Pritzker trotted out a phalanx of politicians that Jones publicly derided as "safe blacks," including county board president Toni Preckwinkle and White, both on the ballot this year, and a smattering of aldermen who are not on the ballot until 2019. Conspicuous by his absence from the pro-Pritzker bunch was state Senator Kwame Raoul, who is running for state attorney general and faces a tough primary, with former governor Pat Quinn in the top ballot position. Raoul, who occupies the senate seat that Barack Obama vacated in 2004 to go to Washington, knows that being associated with the likes of Preckwinkle and Pritzker is not going to be helpful to his aspirations.
The 2010 census pegged Illinois as 14.3 percent black, but blacks comprise about 30 to 35 percent of any statewide Democratic vote, which are concentrated on Chicago’s South and West Sides, the south and west suburbs, and East St. Louis. Mayor Rahm Emanuel won the 2015 runoff because he received more than 65 percent of the city’s black vote, because he poured a lot of money into those ward and he got close to two-thirds of the non-Lakefront white ethnic vote. Pritzker was on track to replicate that strategy. No longer. When you have to hold a press conference to attest that you’re not in any way a "racist," it’s over. Pritzker began the campaign hyping himself as an "entrepreneur and philanthropist." No he can just go back to making money, and not have to give it to any Democrats anymore.
The black vote is now in flux, and Kennedy seems like the logical repository.
2018 looks like a replay of 2004. In that Democratic senate primary, won by Obama, an astounding 764,163 ballots were cast in Cook County, out of a statewide total of 1,310,129, and Obama got 464,917 of them in Cook County and 655,923 statewide. Turnout won’t be nearly as high on March 20.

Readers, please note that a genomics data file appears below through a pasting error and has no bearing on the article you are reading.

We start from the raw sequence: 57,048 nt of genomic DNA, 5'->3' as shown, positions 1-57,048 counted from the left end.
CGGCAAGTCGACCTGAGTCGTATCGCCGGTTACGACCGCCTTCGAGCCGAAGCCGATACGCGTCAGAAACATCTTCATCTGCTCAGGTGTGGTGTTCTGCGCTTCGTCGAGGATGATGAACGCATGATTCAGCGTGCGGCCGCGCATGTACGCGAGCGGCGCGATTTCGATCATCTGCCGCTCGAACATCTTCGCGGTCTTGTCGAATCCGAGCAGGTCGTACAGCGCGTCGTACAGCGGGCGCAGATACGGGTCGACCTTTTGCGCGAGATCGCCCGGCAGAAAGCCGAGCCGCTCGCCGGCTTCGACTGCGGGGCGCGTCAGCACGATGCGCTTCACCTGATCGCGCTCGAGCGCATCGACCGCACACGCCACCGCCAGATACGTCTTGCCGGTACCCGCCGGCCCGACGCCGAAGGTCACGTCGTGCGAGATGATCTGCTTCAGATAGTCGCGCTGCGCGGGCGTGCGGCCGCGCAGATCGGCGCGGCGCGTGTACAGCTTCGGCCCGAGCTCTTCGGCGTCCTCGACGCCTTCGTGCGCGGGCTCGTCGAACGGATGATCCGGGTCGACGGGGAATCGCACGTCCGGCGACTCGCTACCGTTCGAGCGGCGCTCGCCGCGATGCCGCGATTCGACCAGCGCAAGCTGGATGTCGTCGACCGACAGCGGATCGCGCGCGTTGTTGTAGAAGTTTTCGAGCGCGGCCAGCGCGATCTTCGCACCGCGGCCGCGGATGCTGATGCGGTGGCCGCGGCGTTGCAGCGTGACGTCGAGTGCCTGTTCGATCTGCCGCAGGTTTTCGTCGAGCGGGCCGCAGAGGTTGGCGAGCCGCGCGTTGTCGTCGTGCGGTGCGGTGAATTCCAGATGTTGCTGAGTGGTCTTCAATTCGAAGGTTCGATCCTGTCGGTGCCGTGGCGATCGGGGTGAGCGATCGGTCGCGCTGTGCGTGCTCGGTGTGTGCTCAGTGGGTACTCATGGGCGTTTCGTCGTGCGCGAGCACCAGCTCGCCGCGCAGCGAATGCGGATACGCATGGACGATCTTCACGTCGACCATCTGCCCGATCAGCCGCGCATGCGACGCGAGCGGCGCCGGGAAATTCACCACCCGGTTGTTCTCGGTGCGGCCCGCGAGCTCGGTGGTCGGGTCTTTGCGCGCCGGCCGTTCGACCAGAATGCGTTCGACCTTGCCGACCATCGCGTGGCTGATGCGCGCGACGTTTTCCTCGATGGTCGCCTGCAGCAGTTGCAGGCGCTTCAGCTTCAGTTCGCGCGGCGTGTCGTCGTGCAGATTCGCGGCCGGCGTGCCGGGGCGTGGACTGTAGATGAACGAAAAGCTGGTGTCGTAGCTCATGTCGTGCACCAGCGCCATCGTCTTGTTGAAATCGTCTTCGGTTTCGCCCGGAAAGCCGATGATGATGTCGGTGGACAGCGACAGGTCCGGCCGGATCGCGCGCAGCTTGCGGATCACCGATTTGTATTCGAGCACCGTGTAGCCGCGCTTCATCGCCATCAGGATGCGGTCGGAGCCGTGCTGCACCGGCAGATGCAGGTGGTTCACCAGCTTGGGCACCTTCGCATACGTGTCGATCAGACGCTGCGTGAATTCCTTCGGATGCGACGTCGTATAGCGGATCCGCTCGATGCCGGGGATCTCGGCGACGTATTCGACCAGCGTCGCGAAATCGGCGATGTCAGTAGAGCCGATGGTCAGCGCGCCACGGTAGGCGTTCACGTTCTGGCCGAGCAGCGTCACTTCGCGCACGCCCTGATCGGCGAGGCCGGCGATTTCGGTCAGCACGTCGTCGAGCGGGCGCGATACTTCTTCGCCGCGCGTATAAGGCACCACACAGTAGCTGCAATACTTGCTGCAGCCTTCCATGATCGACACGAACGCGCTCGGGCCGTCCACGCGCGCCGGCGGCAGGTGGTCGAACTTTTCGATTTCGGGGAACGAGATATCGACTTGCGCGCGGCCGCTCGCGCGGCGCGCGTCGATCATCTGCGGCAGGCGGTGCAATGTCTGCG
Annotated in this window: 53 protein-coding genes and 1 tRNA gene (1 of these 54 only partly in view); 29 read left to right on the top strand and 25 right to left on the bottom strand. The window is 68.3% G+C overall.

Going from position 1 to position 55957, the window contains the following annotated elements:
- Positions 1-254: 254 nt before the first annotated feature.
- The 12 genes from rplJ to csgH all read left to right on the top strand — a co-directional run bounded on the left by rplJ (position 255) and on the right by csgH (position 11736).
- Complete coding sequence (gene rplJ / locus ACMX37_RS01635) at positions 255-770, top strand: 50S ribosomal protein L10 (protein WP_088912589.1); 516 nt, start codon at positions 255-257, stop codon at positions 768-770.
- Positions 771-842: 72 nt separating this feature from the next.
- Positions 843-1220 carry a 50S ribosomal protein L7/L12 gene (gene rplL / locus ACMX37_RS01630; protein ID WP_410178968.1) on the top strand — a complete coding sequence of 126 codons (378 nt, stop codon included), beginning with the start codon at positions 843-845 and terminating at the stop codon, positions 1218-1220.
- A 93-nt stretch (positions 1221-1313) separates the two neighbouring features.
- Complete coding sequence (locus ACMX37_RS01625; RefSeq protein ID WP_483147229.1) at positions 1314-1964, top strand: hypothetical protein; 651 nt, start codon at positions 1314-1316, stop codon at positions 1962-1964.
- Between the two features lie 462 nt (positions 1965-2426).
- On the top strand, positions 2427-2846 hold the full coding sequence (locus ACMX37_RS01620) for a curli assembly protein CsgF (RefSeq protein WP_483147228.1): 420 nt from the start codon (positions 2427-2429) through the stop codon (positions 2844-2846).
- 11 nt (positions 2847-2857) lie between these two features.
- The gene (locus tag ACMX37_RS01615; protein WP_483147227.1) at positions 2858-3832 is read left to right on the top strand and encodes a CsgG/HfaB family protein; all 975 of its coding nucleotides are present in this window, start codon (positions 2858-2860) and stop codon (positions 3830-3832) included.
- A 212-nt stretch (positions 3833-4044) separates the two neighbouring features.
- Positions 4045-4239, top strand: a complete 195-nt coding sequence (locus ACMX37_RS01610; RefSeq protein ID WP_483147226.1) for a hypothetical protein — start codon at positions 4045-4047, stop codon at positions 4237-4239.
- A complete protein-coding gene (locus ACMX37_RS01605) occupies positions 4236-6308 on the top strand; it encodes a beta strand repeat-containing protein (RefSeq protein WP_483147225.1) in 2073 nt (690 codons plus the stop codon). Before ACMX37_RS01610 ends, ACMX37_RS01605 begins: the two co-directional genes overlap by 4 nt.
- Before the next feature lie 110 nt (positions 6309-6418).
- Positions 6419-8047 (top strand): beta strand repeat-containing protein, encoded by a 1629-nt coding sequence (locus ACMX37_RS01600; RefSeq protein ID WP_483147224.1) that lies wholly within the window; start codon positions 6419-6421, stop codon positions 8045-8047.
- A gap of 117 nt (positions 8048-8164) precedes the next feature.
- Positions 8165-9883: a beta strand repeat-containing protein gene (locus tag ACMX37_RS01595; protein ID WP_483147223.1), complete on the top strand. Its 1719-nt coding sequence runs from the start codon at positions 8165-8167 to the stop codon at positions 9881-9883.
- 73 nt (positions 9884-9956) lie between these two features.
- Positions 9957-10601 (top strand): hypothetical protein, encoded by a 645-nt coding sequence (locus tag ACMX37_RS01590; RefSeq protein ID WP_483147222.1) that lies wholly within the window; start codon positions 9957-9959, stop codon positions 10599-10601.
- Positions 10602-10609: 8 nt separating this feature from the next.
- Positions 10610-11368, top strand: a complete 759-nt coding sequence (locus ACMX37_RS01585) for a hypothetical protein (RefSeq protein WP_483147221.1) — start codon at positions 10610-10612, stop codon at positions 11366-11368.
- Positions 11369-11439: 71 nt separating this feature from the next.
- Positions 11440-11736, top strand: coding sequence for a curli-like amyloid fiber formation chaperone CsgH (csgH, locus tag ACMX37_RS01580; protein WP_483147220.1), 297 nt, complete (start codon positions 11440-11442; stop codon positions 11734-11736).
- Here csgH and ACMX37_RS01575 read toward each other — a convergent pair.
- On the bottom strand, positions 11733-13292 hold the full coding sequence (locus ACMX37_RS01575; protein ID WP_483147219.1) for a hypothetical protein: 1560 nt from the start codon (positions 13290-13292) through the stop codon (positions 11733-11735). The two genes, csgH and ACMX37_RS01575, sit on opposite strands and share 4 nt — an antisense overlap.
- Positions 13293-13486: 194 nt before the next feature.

Obama, when the 2004 campaign began, was a South Side state senator with a funky name. He faced Blair Hull, a wealthy businessman who sold his trading firm to Goldman Sachs in 1999 for $531 million, gave $260,000 to Blagojevich in 2002, spent $29 million during 2003-04, and had the endorsement of Blagojevich. So certain was his victory that U.S. Representative Jan Schakowsky (D-9), a darling of state "progressives" and protege of Nancy Pelosi, got out of the contest. Hull faced eight candidates, including county treasurer Maria Pappas, state comptroller Dan Hynes, backed by most white ethnic Democratic organizations and John Stroger, and Gery Chico, once city school board president. Obama’s only prominent supporters were Jones, Michael Jordan and the Jacksons, father and son – which is why the former president calls Jones his "godfather."
Obama was early out of the gate in opposition to the Iraq War, opposed Bush administration policies, and bonded with all the anti-Bush Howard Dean supporters. When it was revealed that Hull struck his first wife in the shin in 1998 and that she had filed a petition for an order of protections, calling him a "violent man with an ungovernable temper," his campaign instantaneously collapsed, and Obama moved into the void, getting 52.8 percent of the vote, with Hull at 10.8 percent and Hynes at 23.7 percent.